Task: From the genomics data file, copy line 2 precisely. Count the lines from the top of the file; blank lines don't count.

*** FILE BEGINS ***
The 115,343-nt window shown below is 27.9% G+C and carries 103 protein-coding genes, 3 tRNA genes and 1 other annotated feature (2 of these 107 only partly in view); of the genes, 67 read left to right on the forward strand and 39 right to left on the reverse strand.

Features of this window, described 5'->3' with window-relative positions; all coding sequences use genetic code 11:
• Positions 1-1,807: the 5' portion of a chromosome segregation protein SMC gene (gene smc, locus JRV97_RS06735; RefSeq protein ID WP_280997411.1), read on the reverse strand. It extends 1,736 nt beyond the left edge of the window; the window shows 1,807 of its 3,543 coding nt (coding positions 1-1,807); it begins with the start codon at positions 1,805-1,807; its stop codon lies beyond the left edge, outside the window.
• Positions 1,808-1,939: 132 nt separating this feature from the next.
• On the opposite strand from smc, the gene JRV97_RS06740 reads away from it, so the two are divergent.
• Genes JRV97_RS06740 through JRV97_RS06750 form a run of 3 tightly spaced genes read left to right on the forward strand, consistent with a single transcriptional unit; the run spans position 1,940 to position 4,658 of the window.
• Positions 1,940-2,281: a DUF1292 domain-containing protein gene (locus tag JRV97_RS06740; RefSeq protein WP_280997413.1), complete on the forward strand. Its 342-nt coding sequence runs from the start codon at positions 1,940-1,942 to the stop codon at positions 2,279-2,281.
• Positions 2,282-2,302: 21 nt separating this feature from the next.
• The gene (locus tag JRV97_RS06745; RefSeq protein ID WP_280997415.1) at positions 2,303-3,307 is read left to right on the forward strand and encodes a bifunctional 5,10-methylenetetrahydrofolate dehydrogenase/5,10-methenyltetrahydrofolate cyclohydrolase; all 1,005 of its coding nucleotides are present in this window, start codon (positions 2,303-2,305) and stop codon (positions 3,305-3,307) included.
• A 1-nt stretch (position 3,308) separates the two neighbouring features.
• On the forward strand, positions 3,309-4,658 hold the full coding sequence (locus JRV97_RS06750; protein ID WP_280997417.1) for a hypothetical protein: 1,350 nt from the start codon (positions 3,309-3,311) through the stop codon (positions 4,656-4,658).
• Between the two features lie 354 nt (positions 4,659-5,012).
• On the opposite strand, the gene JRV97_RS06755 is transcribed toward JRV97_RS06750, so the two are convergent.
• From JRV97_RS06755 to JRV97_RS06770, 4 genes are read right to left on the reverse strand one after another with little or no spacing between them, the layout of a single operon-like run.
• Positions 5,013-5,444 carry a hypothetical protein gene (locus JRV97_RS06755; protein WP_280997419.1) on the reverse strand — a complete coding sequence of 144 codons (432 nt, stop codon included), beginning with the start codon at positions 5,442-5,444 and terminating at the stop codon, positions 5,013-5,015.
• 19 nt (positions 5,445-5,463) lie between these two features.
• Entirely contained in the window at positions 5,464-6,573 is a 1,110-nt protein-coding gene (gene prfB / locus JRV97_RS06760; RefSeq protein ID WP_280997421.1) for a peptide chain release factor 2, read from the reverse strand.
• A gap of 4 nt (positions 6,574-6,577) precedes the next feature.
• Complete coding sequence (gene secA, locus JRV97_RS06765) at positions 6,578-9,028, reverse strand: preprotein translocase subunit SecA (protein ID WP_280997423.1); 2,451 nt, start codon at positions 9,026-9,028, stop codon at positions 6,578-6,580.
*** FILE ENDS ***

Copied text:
Features of this window, described 5'->3' with window-relative positions; all coding sequences use genetic code 11: